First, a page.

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Common Name: Cock's Foot
Dactylis glomerata is a Evergreen Perennial up to 1.00 metres tall.
It has medicinal and miscellaneous uses.
This plant is an important cause of hayfever[
Europe, including Britain, from Norway south and east to N. Africa and temperate Asia.
Meadows, waste places, by roads and on downs[
Succeeds in most good soils and also under the shade of trees[
]. Prefers a light well-drained soil, it does not thrive on heavy or poorly drained soils[
]. Plants tolerate an annual precipitation in the range of 31 to 176cm, an annual temperature range of 4.3 to 23.8°C and a pH in the range of 4.5 to 8.2[
]. The plant is adapted to humid temperate climates. It grows on almost any type of soil, but thrives best on heavier types, such as clays and clay loams. A drought-resistant plant, it will withstand high temperatures. Prefers areas with 480-750 mm annual rainfall, but will produce on rather poor dry soils[
Plants are hardy in all parts of Britain, though they are less winter-hardy than Phleum pratense or Bromus inermis and do not extend as far north in Europe[
A very variable plant[
]. There are both diploid and triploid forms[
Numerous strains have been developed, some coarse and stemmy, others good for hay and early grazing. Local ecotypes in the Mediterranean region are adapted to long hot dry summers. In Europe two types have been developed, one for pasture and one for hay. Pasture types produce more basal leaves and generally are more spreading than the hay types. Selections made in Canada, Sweden and Finland are improved for winter hardiness. Improved strains are more leafy, persistent and later flowering than unimproved commercial types[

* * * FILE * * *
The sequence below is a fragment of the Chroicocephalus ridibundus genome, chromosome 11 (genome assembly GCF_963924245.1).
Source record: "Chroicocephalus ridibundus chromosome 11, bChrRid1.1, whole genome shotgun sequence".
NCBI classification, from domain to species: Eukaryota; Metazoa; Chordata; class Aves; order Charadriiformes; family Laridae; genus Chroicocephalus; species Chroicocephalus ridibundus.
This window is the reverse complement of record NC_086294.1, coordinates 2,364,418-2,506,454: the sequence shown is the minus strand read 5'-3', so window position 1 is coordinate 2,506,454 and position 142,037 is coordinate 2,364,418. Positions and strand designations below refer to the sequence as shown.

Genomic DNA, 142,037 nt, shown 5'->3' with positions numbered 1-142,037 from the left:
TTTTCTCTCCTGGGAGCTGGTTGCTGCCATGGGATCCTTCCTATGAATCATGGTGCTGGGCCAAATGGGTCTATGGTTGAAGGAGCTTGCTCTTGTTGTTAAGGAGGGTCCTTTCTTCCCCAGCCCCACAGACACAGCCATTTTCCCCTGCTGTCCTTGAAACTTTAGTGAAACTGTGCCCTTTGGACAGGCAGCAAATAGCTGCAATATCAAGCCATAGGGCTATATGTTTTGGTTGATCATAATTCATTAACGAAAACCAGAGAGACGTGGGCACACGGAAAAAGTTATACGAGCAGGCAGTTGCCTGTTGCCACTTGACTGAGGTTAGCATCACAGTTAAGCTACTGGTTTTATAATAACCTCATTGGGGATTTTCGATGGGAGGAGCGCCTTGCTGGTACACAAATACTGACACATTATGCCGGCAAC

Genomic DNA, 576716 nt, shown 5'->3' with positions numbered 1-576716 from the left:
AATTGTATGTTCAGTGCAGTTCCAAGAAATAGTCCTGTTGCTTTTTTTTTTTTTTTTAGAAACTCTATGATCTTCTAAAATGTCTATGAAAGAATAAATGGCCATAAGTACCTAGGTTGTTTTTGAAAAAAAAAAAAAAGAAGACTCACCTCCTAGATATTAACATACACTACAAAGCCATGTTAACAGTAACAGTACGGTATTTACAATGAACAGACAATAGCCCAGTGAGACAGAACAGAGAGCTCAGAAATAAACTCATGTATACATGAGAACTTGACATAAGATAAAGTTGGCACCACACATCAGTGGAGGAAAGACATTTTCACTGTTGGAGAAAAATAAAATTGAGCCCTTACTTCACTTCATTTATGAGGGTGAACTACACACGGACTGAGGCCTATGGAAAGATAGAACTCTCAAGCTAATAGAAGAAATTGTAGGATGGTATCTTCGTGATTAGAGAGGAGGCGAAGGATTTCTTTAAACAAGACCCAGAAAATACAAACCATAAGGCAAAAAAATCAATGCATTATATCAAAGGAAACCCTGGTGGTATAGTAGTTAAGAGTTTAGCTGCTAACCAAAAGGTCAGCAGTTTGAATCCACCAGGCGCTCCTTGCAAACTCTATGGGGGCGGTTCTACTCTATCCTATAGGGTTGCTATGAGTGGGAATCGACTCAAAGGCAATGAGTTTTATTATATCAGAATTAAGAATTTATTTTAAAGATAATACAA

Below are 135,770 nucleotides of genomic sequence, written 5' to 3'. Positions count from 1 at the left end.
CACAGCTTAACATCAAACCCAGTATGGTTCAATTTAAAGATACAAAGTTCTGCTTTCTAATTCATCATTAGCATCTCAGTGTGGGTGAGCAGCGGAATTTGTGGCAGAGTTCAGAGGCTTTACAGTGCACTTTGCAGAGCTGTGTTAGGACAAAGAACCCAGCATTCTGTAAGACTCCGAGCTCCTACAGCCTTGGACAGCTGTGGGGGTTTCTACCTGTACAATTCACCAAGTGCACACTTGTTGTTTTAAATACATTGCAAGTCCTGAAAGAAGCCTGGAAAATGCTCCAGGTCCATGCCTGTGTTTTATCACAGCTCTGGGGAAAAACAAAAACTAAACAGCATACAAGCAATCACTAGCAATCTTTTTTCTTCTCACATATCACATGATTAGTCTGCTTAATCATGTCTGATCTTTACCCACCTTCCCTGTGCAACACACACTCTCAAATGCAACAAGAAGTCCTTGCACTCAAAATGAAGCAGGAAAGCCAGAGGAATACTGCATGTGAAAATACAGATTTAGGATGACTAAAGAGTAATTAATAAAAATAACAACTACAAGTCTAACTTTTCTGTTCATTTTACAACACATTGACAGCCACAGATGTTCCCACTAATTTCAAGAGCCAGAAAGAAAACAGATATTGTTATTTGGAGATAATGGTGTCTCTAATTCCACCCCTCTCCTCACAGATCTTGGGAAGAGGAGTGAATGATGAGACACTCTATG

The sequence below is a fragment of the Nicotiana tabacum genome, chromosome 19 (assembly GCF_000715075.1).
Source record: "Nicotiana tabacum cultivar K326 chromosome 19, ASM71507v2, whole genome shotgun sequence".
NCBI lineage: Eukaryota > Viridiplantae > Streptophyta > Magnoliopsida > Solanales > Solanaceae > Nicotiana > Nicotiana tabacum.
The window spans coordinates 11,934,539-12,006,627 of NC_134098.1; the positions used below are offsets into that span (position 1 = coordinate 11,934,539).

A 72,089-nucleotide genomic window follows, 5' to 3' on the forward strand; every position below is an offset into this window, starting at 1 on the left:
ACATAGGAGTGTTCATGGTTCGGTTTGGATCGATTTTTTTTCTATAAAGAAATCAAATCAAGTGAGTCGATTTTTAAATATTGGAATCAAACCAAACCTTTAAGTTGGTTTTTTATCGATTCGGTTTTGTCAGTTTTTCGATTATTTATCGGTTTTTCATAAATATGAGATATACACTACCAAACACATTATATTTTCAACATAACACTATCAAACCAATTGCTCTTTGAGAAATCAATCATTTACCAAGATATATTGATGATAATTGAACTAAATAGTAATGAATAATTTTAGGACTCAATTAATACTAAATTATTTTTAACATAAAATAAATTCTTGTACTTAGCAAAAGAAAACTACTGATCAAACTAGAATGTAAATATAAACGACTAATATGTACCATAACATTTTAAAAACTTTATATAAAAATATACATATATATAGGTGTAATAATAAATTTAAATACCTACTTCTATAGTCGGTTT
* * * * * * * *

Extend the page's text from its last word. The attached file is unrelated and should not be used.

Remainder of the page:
An important food plant for the caterpillars of several lepidoptera species[
The plant is occasionally grown for lawns and is particularly well adapted for growing under shade[
]. However, this species does not make a good lawn grass because it is too coarse[
Reported to be oestrogenic. the plant is a folk remedy for treating tumours, kidney and bladder ailments
Plants form impenetrably dense clumps and when planted close together in drifts make an excellent ground cover[
Having a deep root system, the plant is also useful for checking soil erosion[
The plant can be grown for biomass, annual productivity ranges from 2 to 37 tonnes per hectare[
]. If soil fertility is low, a large portion of the total production occurs in the spring, but if the soil is highly fertile, production is well distributed throughout the growing season[
Seed - surface sow in a cold frame in the spring and do not allow the compost to dry out[
]. Germination should take place within three weeks. When they are large enough to handle, prick the seedlings out into individual pots and plant them out into their permanent positions in the summer.
There is between 725,000 and 1,450,000 seeds per kilo[
]. If you have sufficient seed it can be sown outdoors in situ in the spring.
Division in spring[
]. Very easy, larger clumps can be replanted direct into their permanent positions, though it is best to pot up smaller clumps and grow them on in a cold frame until they are rooting well. Plant them out in the spring.